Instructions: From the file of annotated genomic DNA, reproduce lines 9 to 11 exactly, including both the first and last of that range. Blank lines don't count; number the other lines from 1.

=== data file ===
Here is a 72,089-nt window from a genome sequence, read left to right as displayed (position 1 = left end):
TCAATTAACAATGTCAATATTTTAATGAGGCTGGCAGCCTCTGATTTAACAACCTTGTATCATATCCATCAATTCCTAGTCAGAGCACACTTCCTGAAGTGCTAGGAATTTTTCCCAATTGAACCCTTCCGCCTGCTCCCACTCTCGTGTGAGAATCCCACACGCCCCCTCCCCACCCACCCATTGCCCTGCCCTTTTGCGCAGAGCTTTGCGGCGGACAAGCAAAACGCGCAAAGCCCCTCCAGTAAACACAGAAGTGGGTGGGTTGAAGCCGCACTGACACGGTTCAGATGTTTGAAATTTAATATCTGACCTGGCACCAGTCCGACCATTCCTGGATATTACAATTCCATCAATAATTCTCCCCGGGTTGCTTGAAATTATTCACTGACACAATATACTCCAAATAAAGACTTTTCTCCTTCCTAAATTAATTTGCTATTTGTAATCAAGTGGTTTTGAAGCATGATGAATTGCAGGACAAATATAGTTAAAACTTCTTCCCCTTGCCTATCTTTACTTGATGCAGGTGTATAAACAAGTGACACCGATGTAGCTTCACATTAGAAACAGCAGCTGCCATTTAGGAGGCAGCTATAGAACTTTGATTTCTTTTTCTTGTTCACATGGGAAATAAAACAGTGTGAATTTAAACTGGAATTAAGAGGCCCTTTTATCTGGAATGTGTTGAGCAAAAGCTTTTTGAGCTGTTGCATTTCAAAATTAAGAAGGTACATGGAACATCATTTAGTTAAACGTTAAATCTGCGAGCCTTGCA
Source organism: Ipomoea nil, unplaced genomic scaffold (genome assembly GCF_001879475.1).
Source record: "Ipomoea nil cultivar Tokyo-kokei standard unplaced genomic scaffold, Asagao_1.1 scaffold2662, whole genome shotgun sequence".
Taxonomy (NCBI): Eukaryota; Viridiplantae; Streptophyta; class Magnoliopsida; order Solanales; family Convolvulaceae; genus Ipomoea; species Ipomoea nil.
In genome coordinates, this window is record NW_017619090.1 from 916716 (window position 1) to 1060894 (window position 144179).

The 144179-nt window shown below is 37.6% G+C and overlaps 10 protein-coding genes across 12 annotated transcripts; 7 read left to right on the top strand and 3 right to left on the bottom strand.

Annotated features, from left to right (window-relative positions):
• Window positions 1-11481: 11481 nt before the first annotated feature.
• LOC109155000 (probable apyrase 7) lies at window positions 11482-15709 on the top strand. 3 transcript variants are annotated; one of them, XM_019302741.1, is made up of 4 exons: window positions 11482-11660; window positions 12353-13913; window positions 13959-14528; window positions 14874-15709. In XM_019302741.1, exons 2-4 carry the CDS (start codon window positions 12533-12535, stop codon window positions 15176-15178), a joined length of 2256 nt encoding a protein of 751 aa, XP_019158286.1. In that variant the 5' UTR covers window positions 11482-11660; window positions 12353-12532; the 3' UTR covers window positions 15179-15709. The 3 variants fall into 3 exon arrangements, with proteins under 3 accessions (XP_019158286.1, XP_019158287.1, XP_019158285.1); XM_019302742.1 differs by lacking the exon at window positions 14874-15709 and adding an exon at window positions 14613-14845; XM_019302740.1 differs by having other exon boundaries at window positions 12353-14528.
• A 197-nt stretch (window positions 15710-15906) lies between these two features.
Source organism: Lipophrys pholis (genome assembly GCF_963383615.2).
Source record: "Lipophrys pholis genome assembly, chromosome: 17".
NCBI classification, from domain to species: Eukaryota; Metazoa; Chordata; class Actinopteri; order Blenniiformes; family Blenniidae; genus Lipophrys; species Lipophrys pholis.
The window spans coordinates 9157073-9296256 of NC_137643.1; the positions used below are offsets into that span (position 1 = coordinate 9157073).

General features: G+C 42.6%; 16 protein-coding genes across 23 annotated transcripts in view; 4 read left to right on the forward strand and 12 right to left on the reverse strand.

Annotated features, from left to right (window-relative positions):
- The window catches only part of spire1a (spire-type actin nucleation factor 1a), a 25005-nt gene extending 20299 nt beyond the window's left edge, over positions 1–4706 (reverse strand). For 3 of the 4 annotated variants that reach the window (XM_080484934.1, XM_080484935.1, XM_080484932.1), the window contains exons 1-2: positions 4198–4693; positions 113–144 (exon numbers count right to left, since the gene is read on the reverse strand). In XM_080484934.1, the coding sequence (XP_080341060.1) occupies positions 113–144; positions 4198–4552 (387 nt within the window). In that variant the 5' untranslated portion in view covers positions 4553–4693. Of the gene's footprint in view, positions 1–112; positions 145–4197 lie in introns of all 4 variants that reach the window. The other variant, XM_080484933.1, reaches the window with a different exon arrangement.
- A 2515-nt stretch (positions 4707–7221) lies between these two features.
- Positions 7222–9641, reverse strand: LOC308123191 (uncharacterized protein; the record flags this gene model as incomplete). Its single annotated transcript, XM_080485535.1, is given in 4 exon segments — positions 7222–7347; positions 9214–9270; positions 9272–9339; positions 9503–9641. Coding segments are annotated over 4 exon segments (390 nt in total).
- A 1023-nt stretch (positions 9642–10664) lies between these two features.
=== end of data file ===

• Window positions 1-11481: 11481 nt before the first annotated feature.
• LOC109155000 (probable apyrase 7) lies at window positions 11482-15709 on the top strand. 3 transcript variants are annotated; one of them, XM_019302741.1, is made up of 4 exons: window positions 11482-11660; window positions 12353-13913; window positions 13959-14528; window positions 14874-15709. In XM_019302741.1, exons 2-4 carry the CDS (start codon window positions 12533-12535, stop codon window positions 15176-15178), a joined length of 2256 nt encoding a protein of 751 aa, XP_019158286.1. In that variant the 5' UTR covers window positions 11482-11660; window positions 12353-12532; the 3' UTR covers window positions 15179-15709. The 3 variants fall into 3 exon arrangements, with proteins under 3 accessions (XP_019158286.1, XP_019158287.1, XP_019158285.1); XM_019302742.1 differs by lacking the exon at window positions 14874-15709 and adding an exon at window positions 14613-14845; XM_019302740.1 differs by having other exon boundaries at window positions 12353-14528.
• A 197-nt stretch (window positions 15710-15906) lies between these two features.